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Red Crescent volunteers rush to help victims of Kabul’s second deadliest attack

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Source: International Federation of Red Cross And Red Crescent Societies (IFRC)

October 9, 2007

By Ali Hakimi, International Federation Information Officer, in Kabul

The injured bodies were surrounded by blood. Most of them were labourers and national military soldiers. They were waiting for their work day to start in Baharestan in the Karete Parvan district of Kabul without a clue as to what would happen next. At around seven a.m., a military bus stopped to pick up staff. A massive explosion rocked the scene. Several kilometres away, people heard it. This was the second deadliest suicide attack in Kabul since 2001, with about 30 people killed and 30 more injured.

At that moment, Rohollah Qoreshi, a community-based first aid volunteer from the Afghan Red Crescent Society (ARCS) and his friend Mohammad Nasir were on their way to the city centre.

“We rushed to the injured people immediately. Fortunately, there were three others Red Crescent first aid volunteers whose homes were in that area. They brought some first aid materials and we did our best to help the wounded people,” recounts Rohollah. “I had a feeling full of sadness while I was helping the people. I was not able to stop my tears.”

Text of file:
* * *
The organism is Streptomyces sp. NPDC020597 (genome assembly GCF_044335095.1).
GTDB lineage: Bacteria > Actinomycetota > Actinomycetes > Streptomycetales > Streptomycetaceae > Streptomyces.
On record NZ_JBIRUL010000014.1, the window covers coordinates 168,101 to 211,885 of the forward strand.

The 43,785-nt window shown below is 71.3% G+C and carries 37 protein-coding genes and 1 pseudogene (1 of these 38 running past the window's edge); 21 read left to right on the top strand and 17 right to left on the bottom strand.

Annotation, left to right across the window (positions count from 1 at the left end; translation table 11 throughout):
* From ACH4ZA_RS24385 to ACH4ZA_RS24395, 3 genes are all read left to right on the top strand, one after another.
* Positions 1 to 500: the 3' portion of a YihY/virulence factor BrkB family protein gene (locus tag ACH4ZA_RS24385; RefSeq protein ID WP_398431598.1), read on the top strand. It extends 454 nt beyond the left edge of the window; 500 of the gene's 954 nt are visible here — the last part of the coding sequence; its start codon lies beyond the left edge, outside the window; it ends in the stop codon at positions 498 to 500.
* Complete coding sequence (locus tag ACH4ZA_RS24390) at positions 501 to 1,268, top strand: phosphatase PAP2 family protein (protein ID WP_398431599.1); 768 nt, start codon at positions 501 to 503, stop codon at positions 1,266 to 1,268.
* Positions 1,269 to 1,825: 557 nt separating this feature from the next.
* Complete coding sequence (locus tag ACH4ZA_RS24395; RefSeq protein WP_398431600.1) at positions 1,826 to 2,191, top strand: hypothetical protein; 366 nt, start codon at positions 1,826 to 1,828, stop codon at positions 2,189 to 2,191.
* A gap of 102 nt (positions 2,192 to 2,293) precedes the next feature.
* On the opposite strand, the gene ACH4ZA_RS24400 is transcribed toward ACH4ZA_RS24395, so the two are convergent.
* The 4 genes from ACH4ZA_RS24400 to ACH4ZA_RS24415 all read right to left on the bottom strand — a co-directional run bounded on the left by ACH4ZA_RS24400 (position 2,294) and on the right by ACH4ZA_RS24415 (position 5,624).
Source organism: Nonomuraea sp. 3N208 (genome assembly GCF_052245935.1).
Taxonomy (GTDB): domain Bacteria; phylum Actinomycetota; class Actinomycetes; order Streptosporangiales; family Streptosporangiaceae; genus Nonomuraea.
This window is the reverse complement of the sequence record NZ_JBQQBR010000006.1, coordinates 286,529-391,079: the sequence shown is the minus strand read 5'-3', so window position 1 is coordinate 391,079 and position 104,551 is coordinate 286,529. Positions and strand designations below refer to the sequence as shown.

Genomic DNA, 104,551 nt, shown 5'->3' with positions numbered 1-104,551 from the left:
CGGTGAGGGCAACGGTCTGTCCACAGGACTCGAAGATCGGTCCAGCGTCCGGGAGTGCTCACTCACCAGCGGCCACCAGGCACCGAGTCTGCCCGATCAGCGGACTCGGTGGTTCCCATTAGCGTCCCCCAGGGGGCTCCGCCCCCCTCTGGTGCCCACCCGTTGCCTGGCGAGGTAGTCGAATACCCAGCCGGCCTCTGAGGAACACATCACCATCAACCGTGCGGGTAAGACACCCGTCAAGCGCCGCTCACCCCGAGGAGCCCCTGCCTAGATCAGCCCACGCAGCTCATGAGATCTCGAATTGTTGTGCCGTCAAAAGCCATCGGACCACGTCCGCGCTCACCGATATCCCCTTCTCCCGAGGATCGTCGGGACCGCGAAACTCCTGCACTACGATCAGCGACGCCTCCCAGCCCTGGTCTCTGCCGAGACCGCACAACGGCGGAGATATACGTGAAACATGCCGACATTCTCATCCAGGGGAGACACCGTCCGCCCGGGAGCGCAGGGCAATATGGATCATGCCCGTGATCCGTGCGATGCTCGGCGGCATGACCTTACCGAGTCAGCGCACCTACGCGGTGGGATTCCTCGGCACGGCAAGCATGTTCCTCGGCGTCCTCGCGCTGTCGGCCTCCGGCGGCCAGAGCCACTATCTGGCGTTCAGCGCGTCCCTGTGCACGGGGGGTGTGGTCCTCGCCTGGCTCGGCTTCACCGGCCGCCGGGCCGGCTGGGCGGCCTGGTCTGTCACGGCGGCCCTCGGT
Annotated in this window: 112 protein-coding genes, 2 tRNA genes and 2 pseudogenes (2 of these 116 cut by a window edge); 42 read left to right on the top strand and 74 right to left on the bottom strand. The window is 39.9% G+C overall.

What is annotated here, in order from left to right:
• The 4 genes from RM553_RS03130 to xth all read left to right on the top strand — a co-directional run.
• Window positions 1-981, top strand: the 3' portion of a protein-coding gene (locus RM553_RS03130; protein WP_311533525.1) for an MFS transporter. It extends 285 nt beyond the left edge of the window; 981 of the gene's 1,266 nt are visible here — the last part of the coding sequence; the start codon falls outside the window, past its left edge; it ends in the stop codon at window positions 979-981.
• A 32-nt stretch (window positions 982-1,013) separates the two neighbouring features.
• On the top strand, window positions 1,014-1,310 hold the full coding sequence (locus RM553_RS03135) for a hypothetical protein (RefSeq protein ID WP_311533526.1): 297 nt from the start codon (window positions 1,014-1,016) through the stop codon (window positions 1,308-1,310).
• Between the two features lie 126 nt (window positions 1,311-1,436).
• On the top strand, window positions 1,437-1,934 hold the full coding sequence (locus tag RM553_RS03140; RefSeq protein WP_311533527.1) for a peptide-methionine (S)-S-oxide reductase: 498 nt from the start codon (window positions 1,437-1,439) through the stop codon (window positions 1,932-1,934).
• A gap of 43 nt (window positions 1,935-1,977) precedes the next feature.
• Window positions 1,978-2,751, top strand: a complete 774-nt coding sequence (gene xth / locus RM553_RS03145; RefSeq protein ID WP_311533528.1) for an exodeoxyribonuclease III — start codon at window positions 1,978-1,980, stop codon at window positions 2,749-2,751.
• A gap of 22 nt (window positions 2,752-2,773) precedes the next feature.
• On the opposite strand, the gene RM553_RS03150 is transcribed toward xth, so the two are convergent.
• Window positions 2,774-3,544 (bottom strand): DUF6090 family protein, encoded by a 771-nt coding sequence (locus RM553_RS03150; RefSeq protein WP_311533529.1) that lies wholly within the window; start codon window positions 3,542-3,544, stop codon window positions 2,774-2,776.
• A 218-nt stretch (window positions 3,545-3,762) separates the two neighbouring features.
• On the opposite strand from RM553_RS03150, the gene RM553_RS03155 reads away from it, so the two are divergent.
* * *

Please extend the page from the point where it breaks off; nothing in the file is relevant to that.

Rohollah and his four friends bandaged the injured and sent them to the hospital. One hospital physician speaking on local television remarked that prompt first aid care to the injured was very helpful.

“We were not permitted to help the wounded soldiers because of tight security in the area. I can not remember the exact number of injuries that we helped out, but I think it was about 20 people who received our aid,” Rohollah added.

Two horrifying attacks within a week have made Kabul feel even more insecure. The current attack occurred not far from the ARCS headquarters on Red Crescent Street, At least 13 people including several children have died and others were injured. The attack in the western part of the city appears to have targeted the policemen en route to work. However, the bus also contained the families of policemen, dropping their children off at school. BBC reports stated that as many as four children died.

The Red Crescent mobile health teams were the first to arrive in the area. Without any hesitation, they began helping people and transferring injured people and dead bodies to the hospital.

“First aid volunteers form the base of the National Society. They are the vital bridge between the Afghan Red Crescent and the community, and the National Society is able to help needy people through this channel,” said Abdulrahim Frotan, the ARCS community based first aid director.

The ARCS currently has 18,600 community-based first aid volunteers in 28 provinces of Afghanistan. They are trying to promote humanitarian values within the community with no expectation of payment. At times such as these, trained volunteer teams make a real difference in helping vulnerable people.

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Written by afghandevnews

October 10, 2007 at 3:36 pm

Posted in Security

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